Roberts, intriguingly, suggested that “the first question is a big step,” while the question of requiring states to recognize marriages performed elsewhere might be “pretty straightforward.” The chief justice’s comment raised the possibility that he might join some but not all of a narrow-majority decision backing same-sex marriage.
His conservative colleagues, Antonin Scalia and Samuel Alito, voiced flat-out skepticism, and their votes against same-sex marriage aren’t in doubt.
“I'm concerned about the wisdom of this court imposing through the Constitution a requirement of action which is unpalatable to many of our citizens for religious reasons,” said Scalia, himself a devout Roman Catholic.
All told, some 400 people fit into the courtroom for the argument, which started shortly after 10 a.m. The audience members included politicians and family members, ranging from California Lt. Gov. Gavin Newsom to Kennedy’s wife, Mary, as well as members of the public, who rotated through temporary seats for as little as five minutes at a time.
The decorum was broken only once, a half-hour into the argument, when a mutton-chop-wearing man stood up and began shouting, “the Bible teaches that if you support gay marriage, you will burn in hell,” before he was forced outside. His shouts could still be heard for several more minutes.
The man was subsequently charged with several offenses, including making “a harangue or oration, or uttering loud, threatening or abusive language in the Supreme Court Building."
Mary L. Bonauto of the group Gay & Lesbian Advocates & Defenders, a longtime advocate making her Supreme Court debut, split time with court veteran Douglas Hallward-Driemeier. Solicitor General Donald Verrilli Jr. represented the Obama administration, which supports same-sex marriage.
Former Michigan Solicitor General John J. Bursch and Joseph L. Whalen, Tennessee’s associate solicitor general, defended the four states’ same-sex marriage prohibitions.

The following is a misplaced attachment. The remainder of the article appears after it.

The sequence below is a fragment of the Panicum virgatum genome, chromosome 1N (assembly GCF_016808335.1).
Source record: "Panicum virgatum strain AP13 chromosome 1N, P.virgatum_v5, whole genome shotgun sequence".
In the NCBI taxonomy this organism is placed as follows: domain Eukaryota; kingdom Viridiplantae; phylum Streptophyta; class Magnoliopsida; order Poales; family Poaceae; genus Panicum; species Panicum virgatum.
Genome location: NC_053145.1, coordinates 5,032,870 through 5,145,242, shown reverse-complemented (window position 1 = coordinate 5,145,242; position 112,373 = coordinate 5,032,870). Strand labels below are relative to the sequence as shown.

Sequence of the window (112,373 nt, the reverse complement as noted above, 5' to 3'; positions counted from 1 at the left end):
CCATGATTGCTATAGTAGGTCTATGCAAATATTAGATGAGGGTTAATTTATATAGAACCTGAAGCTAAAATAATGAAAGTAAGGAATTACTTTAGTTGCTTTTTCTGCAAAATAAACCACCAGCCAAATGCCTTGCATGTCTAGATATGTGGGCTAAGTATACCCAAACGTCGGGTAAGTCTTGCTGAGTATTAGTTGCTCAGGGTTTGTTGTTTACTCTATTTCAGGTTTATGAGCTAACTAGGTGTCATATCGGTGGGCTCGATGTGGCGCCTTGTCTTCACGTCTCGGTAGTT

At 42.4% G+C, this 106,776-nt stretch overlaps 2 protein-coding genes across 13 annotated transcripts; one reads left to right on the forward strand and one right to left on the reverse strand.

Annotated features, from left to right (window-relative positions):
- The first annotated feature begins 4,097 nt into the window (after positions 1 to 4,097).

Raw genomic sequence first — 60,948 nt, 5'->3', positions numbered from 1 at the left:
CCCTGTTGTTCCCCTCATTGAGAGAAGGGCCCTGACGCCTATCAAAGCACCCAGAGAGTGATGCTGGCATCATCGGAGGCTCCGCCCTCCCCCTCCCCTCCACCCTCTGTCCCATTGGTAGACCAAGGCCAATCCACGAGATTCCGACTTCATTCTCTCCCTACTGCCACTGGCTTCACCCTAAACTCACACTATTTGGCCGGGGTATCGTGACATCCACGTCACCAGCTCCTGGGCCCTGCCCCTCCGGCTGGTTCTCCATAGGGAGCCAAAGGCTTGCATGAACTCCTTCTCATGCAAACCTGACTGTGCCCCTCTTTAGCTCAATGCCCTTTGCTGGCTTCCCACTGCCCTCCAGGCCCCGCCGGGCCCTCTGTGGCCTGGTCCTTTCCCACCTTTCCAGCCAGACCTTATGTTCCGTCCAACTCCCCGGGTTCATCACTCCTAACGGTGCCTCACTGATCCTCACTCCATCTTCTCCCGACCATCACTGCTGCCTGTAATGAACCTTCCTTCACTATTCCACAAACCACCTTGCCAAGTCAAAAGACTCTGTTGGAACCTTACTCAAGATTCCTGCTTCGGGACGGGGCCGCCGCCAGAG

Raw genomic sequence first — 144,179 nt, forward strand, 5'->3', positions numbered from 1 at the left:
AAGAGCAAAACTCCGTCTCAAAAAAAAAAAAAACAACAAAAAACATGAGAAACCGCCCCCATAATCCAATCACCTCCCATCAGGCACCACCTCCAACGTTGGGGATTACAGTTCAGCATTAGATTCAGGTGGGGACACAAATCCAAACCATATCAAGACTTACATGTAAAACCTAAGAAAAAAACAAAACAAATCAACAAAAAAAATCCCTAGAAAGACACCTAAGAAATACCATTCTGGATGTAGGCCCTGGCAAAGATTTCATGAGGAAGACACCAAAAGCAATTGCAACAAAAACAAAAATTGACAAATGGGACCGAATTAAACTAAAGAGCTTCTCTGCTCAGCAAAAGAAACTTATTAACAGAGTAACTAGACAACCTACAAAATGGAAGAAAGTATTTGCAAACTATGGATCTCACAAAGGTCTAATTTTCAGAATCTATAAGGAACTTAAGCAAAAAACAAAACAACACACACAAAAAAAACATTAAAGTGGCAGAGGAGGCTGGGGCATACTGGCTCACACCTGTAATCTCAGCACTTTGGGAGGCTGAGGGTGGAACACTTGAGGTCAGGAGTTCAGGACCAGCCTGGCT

Bursch argued that the state-sanctioned institution of marriage is not “all about love and commitment” but rather “developed to serve purposes that, by their nature, arise from biology.” Citing an increase in the number of out-of-wedlock births, Bursch declared that traditional marriage is required for “keeping kids and their biological moms and dads together whenever possible.”
The argument fell flat with several of the justices, who noted that opposite-sex couples may choose not to have children or may be incapable of it.
The multiple cases heard Tuesday were consolidated under the name Obergefell v. Hodges. Ohio resident James Obergefell’s 2013 marriage in Maryland to his ailing longtime partner, the late John Arthur, wasn’t recognized by the state of Ohio.
Obergefell and more than 30 other gay and lesbian plaintiffs represented in the various lawsuits were in the courtroom, listening closely to an open argument about a formerly hidden subject.
“We had stayed in the closet for 45 years,” recalled Luke Barlowe, a Bardstown, Ky., resident and retired optician who challenged the Kentucky marriage limitations along with his spouse, Jim Meade.
A decision is expected by June 30, the last day of the court’s term.